I knew when I took my four children out of their American schools for two weeks that I might as well have run over a sacred cow with a yellow school bus and wiped the mess off the hood with their good attendance certificates. Still, it seemed like a good idea at the time.
I understand good attendance is crucial. But a rock-bottom Internet airfare coincided with the high school's spring break and my mother's 75th birthday.
Still, I had four different principals to convince and it was with some trepidation that I approached their schools. Luckily, all four heads thought it was a wonderful opportunity and it was easy to secure their blessing. Both grade school teachers swallowed hard and were also able to wave us off with reasonable good cheer.
"Just have the kids keep a travel journal," was their request, although my daughter ended up with daily maths worksheets and flashcard drill for Japanese. And the high school was no problem: my oldest would only be out of school for a few days.
It was at the middle school that things got stickiest. Although the principal here was another advocate of the travel journal, none of the teachers was biting.
Two wanted all my son's work made up while he was away. Two teachers judiciously selected the odd worksheet and waved him on his way. One promised to work with him after school on his return until he caught up with the rest of the class.
The social studies teacher worried that he would "miss out on the Renaissance". Although Florence wasn't on our itinerary, I couldn't help thinking that, with family visits at both ends of England and a few days in London already planned, my son would be getting rather more history and geography than his mid-western classmates this semester.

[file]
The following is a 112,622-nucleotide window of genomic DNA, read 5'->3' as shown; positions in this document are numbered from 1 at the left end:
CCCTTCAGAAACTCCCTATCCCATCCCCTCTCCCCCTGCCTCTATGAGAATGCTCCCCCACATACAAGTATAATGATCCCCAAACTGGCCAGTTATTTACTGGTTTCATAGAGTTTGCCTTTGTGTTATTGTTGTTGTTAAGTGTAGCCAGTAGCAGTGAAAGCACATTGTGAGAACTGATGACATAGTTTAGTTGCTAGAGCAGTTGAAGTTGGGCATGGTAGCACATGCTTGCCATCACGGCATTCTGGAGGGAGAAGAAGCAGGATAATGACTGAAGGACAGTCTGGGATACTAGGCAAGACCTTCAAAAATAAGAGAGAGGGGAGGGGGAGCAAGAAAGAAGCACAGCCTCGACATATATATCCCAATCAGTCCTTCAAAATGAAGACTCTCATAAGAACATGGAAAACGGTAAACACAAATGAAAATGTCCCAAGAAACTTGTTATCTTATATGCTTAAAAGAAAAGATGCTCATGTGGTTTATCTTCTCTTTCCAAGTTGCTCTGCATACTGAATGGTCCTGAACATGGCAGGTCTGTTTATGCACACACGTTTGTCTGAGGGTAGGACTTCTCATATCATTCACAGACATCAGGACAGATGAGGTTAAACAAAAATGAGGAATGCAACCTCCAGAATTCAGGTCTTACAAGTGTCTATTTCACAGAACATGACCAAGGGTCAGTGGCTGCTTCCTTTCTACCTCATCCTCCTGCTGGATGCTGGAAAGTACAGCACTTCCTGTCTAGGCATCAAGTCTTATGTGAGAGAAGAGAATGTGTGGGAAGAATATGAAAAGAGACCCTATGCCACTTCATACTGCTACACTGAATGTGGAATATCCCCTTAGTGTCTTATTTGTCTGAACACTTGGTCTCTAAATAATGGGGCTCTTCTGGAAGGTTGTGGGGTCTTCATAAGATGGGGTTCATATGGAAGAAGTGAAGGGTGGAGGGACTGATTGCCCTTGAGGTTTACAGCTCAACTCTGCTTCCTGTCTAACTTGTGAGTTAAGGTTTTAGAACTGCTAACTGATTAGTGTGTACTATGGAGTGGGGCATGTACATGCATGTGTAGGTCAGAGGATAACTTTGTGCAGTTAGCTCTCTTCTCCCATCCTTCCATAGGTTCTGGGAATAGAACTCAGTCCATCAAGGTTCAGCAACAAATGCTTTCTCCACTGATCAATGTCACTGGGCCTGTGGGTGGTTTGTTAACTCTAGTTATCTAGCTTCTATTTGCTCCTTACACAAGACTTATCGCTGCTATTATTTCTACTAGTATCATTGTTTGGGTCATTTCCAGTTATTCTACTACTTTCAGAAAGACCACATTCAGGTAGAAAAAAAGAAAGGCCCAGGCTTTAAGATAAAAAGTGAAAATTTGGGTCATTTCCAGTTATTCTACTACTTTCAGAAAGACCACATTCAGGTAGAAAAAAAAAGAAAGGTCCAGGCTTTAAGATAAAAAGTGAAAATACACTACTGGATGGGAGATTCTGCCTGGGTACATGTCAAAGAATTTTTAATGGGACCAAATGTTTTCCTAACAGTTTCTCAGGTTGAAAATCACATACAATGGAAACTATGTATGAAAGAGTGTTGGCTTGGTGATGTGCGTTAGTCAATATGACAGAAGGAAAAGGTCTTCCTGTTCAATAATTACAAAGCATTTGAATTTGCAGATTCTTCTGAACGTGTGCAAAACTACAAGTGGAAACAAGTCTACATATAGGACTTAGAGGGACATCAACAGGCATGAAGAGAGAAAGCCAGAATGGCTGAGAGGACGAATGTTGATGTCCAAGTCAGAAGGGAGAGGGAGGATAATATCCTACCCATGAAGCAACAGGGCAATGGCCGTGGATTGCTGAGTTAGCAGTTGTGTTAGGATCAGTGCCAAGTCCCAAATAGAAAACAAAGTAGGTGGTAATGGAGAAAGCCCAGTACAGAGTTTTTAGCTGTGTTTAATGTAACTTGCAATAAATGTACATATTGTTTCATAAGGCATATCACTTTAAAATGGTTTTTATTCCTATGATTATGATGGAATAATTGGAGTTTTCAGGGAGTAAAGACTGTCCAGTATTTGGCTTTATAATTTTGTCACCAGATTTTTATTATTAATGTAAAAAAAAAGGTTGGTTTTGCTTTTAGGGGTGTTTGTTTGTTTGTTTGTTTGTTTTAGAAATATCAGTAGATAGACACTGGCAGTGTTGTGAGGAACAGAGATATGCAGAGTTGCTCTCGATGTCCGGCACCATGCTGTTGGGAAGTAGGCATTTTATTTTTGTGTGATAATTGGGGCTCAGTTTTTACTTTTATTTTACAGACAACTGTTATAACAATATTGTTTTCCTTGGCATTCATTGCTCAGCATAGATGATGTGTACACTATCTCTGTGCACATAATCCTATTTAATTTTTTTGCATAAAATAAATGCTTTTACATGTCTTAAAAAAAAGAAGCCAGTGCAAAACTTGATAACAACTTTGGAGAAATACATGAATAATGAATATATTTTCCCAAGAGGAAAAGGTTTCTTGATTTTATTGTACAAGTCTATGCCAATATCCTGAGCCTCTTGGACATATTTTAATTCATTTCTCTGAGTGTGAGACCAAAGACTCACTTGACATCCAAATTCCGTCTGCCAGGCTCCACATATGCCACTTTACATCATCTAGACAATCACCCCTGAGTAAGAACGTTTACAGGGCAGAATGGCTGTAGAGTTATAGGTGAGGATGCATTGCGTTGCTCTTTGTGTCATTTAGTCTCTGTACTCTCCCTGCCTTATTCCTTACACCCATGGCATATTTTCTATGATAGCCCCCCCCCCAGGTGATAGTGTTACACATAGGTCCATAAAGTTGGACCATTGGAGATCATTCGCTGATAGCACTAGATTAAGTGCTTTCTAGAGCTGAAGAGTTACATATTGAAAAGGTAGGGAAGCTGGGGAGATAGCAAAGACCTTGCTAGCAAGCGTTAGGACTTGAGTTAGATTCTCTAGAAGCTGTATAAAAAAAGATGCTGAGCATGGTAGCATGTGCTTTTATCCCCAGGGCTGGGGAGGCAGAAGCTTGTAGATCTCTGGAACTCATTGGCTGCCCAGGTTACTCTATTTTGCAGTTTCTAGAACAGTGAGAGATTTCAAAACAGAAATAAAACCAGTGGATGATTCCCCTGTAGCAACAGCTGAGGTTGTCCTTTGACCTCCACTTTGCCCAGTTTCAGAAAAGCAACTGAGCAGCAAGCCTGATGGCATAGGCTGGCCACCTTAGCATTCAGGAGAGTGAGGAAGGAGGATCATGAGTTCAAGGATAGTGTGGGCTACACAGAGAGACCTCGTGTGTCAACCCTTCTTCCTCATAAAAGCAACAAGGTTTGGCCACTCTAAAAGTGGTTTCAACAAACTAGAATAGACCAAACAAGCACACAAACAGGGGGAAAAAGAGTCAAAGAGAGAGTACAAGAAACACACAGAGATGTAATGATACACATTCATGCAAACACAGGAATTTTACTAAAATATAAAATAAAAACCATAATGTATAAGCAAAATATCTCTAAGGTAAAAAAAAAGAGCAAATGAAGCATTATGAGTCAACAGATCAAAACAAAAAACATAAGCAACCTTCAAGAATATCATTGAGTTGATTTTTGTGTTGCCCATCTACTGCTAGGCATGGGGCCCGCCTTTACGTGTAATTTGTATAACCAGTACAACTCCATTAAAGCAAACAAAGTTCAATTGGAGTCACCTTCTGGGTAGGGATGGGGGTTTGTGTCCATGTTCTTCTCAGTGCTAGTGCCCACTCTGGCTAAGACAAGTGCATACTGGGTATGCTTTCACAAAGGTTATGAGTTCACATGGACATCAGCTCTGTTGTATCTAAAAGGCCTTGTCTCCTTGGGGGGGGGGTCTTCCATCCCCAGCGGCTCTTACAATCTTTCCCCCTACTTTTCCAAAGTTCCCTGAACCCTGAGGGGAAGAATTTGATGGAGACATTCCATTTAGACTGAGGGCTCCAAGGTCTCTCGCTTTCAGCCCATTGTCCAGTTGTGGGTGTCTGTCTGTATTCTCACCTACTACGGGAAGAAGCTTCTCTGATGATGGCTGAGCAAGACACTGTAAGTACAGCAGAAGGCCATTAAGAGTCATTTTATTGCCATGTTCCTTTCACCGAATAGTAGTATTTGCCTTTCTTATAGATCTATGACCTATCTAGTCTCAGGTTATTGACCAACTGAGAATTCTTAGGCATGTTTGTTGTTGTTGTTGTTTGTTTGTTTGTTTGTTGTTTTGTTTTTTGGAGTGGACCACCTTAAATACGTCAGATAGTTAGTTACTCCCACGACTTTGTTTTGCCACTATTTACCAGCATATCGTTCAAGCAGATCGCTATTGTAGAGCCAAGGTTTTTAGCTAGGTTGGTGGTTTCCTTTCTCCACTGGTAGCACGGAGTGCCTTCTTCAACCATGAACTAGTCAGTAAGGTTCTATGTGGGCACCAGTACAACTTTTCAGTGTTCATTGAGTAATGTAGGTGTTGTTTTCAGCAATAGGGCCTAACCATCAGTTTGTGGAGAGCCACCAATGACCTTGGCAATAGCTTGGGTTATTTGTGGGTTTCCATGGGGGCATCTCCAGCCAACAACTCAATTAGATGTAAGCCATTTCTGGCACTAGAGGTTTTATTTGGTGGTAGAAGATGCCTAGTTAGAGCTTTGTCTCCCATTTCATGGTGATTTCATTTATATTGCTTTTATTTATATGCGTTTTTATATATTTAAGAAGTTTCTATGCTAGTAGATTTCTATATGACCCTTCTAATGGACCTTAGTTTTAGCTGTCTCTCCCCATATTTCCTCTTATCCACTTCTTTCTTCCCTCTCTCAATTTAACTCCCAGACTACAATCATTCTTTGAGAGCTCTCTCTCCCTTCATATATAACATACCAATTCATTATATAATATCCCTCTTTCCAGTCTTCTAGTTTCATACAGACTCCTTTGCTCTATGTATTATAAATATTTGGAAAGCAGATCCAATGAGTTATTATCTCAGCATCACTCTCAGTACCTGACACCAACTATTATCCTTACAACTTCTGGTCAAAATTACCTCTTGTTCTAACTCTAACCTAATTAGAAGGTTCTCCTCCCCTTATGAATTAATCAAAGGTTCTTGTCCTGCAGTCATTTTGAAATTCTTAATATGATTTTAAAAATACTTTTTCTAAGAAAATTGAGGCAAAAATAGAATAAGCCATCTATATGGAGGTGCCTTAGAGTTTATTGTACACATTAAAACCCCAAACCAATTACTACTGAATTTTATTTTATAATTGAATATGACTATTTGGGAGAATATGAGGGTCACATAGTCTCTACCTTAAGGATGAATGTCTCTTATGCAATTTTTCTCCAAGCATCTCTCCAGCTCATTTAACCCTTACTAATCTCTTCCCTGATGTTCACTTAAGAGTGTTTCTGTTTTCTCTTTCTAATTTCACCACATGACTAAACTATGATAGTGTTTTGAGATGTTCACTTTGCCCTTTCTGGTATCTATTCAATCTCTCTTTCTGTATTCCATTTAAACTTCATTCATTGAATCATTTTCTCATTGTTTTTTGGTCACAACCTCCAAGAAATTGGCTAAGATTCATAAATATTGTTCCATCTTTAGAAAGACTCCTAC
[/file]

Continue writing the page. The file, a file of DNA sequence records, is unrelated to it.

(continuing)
We still had to lug his three-pound textbook along. I knew language arts would be tough. Hopefully, I mentioned the travel journal.
"But he'll be missing two spelling tests. How will a travel journal help with that?" the teacher said.
Apparently, life only offers you one shot at learning to spell "literacy" and whoops - there it went.
In America, make-up work is a fact of life. Your child returns to school after three days' illness, still a little wobbly on his fet. If you haven't run into school each day to pick up his work, he'll come staggering home, tired, a little pale and laden with a towering pile of books: every chapter and worksheet he missed, three evenings' worth of homework and all due in the next day or so - oh, and while he was gone he missed two tests, he will need to make them up after school tomorrow.
It's no use protesting, for how will the teacher know what grade to give him if he doesn't do the work? Just giving him a pass mark wouldn't be fair to the others.
I've seen a lot of make-up work over the years and it doesn't impress. I agree it's a shame my child missed the chemistry experiment. But the wordsearch for chemical elements set for homework? I think he could give it a miss. I don't think he needs to read and make notes on the extract from Charlotte's Web to prove himself in English: the class is all on to The Little House on the Prairie now, anyway. He could take a break tonight and fall into step with them tomorrow.
He's already on top of fractions: he doesn't need to do another 20 problems to get a mark entered into a grade book.
He (and I) are sincerely grateful that you have offered to spend 15 minutes with him after class going over the decimals that the class did while he was ill. And this weekend we will read the first half of the unit on electricity so that the second half makes sense next week. Basics for keeping up: great. Busy work: no thank you.
So, to England. Here we are round my sister's dining room table and I've got three grumpy children labouring over their travel journals. Only one is penning anything of real interest. It's all the others can do to get down the basic itinerary.
Outside, a country they hardly know lies waiting. They could be at Sainsbury's with their grandmother or taking an earlier train to London to explore Covent Garden before The Lion King. They could be getting to know the children over the road. They could be watching Blue Peter or reading The Beano.
They could be living life in England instead of writing dull diary entries about it. Still, it seemed like a good idea at the time.
Susan Whitehead is a freelance journalist based in Wisconsin in the United States